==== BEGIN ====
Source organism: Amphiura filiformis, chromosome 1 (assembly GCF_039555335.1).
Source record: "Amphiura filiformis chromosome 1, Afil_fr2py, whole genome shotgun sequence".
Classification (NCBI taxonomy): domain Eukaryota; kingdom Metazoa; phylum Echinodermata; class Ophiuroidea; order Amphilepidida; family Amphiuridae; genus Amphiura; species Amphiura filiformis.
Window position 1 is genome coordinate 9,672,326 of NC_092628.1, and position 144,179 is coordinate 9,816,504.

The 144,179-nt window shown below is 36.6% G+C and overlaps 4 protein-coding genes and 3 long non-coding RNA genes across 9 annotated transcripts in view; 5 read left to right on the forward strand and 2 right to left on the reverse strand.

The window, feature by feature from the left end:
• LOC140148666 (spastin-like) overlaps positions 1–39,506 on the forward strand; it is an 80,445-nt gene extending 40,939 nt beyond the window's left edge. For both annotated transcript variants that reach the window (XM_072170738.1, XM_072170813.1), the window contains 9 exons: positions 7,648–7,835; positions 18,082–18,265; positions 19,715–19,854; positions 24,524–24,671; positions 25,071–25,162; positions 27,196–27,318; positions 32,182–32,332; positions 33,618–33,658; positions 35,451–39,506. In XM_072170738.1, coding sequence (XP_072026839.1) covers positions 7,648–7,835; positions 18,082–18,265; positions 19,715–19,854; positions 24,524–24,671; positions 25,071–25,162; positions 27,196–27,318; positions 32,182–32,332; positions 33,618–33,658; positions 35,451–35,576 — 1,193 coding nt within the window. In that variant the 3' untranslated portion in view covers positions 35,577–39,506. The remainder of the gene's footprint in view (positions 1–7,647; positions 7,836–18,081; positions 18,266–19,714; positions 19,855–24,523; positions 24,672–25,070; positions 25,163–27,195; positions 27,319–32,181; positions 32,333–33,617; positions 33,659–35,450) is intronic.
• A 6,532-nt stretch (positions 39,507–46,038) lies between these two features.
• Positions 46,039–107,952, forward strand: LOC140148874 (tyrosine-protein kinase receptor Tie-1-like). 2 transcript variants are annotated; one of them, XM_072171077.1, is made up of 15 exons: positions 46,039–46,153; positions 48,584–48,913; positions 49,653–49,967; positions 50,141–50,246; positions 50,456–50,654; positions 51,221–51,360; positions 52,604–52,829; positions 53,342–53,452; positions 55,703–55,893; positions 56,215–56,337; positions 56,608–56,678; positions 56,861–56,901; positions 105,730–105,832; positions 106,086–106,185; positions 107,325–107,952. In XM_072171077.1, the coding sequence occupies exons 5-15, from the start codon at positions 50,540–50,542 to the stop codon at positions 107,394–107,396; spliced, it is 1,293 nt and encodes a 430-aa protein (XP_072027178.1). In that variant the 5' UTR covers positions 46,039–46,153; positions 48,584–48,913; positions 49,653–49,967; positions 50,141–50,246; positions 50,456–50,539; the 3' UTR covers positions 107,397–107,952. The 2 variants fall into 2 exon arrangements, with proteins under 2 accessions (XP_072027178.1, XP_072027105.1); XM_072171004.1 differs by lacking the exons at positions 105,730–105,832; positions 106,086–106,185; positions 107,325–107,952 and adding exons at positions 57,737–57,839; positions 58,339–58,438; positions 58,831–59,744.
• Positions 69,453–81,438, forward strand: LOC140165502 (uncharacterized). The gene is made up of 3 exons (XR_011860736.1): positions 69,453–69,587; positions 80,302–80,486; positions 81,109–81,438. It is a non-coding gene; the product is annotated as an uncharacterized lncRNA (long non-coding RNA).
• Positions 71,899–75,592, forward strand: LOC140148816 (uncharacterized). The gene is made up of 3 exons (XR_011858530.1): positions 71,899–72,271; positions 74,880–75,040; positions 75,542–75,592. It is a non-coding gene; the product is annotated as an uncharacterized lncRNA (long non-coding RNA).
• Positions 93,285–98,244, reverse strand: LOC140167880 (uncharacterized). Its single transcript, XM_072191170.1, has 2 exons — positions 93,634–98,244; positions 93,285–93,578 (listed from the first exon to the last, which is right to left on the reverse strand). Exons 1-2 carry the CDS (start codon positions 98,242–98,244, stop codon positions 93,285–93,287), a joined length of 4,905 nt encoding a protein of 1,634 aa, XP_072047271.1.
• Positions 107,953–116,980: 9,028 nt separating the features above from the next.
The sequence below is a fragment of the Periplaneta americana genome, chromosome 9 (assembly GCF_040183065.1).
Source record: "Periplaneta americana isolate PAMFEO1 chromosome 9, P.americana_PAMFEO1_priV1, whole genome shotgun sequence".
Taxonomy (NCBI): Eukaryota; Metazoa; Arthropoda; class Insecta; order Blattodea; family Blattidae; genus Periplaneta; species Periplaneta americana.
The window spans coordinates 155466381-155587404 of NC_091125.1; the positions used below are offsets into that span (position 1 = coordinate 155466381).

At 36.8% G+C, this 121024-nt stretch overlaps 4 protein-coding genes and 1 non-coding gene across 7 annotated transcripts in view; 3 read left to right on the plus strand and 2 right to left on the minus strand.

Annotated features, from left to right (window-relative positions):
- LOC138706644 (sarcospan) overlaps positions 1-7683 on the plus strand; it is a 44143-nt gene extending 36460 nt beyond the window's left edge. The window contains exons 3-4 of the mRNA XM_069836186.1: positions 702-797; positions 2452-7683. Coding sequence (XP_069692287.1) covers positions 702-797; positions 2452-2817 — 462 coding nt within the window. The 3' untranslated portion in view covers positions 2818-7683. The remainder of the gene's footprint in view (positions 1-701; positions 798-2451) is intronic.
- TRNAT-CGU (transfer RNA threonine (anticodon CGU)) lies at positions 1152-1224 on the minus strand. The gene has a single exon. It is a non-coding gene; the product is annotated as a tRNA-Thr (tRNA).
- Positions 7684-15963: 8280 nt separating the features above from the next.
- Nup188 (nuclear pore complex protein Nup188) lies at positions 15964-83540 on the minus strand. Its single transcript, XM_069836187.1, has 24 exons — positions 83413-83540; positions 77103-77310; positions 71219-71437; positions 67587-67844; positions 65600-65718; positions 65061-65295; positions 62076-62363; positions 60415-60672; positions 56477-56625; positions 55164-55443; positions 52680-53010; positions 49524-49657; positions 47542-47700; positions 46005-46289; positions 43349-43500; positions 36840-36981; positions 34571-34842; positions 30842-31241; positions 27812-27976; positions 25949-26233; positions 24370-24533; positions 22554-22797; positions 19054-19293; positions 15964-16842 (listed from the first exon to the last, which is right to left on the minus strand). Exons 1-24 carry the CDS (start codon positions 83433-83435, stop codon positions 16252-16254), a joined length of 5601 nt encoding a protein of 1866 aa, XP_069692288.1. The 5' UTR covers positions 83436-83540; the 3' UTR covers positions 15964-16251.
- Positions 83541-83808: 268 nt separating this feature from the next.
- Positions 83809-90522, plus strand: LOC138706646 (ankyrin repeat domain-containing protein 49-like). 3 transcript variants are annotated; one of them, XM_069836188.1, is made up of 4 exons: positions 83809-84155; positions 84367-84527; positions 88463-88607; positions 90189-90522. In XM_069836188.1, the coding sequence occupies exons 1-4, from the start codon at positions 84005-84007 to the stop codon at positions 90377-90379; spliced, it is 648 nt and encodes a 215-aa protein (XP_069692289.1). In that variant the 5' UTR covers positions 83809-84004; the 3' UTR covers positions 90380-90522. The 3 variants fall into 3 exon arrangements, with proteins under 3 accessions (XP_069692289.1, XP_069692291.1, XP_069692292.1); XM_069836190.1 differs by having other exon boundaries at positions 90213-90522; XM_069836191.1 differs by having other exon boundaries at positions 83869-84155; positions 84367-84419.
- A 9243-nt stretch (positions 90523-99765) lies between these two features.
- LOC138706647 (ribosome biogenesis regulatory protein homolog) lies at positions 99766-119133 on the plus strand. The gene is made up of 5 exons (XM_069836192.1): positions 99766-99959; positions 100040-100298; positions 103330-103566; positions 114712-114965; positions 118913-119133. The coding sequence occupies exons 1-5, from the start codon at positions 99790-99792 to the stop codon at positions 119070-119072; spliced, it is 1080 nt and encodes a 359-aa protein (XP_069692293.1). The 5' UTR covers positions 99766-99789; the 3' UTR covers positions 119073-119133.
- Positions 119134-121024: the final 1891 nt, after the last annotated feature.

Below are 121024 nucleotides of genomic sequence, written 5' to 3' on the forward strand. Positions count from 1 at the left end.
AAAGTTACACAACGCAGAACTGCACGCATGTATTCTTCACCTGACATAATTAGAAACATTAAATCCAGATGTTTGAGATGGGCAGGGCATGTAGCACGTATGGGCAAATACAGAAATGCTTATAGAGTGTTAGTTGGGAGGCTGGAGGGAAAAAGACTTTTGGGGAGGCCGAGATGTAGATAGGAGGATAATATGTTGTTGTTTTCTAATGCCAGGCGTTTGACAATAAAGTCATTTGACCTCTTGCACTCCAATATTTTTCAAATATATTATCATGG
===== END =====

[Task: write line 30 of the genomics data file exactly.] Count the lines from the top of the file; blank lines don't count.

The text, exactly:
AAAGTTACACAACGCAGAACTGCACGCATGTATTCTTCACCTGACATAATTAGAAACATTAAATCCAGATGTTTGAGATGGGCAGGGCATGTAGCACGTATGGGCAAATACAGAAATGCTTATAGAGTGTTAGTTGGGAGGCTGGAGGGAAAAAGACTTTTGGGGAGGCCGAGATGTAGATAGGAGGATAATATGTTGTTGTTTTCTAATGCCAGGCGTTTGACAATAAAGTCATTTGACCTCTTGCACTCCAATATTTTTCAAATATATTATCATGG